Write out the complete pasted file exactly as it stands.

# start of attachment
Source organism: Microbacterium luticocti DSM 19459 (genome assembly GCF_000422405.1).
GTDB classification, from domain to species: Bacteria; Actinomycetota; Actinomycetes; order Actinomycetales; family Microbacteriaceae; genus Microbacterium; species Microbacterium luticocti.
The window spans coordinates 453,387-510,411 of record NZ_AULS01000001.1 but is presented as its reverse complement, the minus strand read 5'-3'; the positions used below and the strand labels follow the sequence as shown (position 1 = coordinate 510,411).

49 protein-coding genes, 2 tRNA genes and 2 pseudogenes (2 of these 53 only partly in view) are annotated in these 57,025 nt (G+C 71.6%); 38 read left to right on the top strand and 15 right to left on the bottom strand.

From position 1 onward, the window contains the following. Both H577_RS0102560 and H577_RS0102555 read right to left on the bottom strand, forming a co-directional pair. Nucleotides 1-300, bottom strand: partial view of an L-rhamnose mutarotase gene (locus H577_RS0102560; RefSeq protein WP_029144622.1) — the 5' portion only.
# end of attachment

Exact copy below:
Source organism: Microbacterium luticocti DSM 19459 (genome assembly GCF_000422405.1).
GTDB classification, from domain to species: Bacteria; Actinomycetota; Actinomycetes; order Actinomycetales; family Microbacteriaceae; genus Microbacterium; species Microbacterium luticocti.
The window spans coordinates 453,387-510,411 of record NZ_AULS01000001.1 but is presented as its reverse complement, the minus strand read 5'-3'; the positions used below and the strand labels follow the sequence as shown (position 1 = coordinate 510,411).

49 protein-coding genes, 2 tRNA genes and 2 pseudogenes (2 of these 53 only partly in view) are annotated in these 57,025 nt (G+C 71.6%); 38 read left to right on the top strand and 15 right to left on the bottom strand.

From position 1 onward, the window contains the following. Both H577_RS0102560 and H577_RS0102555 read right to left on the bottom strand, forming a co-directional pair. Nucleotides 1-300, bottom strand: partial view of an L-rhamnose mutarotase gene (locus H577_RS0102560; RefSeq protein WP_029144622.1) — the 5' portion only.